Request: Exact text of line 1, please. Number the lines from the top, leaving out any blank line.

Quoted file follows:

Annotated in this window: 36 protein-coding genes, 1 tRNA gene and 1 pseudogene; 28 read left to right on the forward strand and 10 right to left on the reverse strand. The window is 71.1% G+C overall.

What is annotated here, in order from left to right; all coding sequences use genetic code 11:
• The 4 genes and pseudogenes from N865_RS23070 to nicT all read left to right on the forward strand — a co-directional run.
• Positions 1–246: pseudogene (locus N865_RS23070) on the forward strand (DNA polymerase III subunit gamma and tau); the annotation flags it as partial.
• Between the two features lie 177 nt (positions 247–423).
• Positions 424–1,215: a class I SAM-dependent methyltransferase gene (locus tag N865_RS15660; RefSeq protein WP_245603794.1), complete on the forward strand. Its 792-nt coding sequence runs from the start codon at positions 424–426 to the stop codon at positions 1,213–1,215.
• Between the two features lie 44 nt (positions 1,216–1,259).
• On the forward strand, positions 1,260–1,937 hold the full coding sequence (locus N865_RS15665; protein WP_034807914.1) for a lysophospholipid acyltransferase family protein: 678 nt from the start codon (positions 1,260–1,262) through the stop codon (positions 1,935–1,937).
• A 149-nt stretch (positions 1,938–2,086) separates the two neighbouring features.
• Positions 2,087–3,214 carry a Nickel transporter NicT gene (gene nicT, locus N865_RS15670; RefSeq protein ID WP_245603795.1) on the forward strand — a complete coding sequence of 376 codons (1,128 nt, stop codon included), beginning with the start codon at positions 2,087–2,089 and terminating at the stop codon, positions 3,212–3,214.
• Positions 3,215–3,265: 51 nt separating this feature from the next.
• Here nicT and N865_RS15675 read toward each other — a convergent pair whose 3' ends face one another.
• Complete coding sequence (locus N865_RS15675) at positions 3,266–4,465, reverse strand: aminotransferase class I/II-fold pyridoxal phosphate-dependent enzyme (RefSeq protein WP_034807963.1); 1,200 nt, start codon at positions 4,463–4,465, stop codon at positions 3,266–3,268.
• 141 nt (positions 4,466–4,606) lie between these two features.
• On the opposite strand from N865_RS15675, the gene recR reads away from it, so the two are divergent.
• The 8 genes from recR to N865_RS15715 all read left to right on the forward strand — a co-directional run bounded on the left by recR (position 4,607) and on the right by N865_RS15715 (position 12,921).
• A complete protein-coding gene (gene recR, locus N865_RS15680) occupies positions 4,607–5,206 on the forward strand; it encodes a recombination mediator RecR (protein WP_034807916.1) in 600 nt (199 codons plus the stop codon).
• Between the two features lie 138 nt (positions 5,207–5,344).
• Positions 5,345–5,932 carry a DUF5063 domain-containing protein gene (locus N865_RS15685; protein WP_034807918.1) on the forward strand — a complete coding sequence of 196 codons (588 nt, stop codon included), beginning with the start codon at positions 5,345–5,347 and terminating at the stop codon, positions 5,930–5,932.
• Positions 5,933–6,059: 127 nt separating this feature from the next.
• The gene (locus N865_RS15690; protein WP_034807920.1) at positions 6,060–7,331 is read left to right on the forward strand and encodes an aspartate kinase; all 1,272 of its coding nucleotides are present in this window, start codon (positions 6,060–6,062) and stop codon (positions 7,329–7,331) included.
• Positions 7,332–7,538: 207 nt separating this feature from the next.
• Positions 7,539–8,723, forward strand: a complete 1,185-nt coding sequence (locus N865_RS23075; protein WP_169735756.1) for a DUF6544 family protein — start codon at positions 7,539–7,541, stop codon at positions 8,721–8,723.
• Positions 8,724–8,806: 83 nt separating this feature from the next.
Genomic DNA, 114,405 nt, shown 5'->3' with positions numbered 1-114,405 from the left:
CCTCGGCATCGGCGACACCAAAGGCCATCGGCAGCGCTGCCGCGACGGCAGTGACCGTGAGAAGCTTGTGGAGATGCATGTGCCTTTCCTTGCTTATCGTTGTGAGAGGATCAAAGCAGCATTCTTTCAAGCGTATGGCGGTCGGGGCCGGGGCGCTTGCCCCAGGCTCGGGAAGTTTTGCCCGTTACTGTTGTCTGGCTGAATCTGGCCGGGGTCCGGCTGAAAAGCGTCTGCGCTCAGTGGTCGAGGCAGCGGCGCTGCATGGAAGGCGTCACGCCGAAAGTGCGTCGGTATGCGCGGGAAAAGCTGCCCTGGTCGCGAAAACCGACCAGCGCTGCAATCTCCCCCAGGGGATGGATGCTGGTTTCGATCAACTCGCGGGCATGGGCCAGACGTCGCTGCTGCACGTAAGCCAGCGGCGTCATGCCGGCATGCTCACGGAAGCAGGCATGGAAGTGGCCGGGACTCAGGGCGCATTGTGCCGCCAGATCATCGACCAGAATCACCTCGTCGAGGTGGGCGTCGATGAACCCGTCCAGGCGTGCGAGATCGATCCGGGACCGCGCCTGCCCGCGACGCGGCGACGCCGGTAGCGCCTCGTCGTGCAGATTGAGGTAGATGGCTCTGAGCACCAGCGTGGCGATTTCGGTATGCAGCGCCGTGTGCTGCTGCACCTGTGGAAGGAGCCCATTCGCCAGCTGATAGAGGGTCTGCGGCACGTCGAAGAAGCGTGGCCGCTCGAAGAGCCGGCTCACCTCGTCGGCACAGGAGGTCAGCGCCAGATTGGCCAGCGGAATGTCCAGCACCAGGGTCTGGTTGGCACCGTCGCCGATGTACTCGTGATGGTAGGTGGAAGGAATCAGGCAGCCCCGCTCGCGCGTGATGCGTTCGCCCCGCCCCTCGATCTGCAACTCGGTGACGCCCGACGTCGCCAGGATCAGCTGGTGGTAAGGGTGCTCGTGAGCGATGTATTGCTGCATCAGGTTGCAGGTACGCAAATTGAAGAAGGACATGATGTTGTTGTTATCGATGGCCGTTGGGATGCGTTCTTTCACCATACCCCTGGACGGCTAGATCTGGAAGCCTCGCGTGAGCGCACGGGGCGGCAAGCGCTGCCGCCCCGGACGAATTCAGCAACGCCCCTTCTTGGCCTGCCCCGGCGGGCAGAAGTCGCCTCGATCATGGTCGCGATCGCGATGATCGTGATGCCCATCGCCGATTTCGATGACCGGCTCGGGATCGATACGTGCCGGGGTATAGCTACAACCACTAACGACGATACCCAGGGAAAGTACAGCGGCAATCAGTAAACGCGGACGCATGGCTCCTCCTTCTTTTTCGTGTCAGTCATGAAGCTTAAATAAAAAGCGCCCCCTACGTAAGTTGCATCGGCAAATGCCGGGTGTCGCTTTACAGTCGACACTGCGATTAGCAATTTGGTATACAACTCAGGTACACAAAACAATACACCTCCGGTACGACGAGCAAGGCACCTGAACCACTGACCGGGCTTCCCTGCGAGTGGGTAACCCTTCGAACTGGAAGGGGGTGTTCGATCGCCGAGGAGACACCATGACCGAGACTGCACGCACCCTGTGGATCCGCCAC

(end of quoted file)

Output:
Annotated in this window: 36 protein-coding genes, 1 tRNA gene and 1 pseudogene; 28 read left to right on the forward strand and 10 right to left on the reverse strand. The window is 71.1% G+C overall.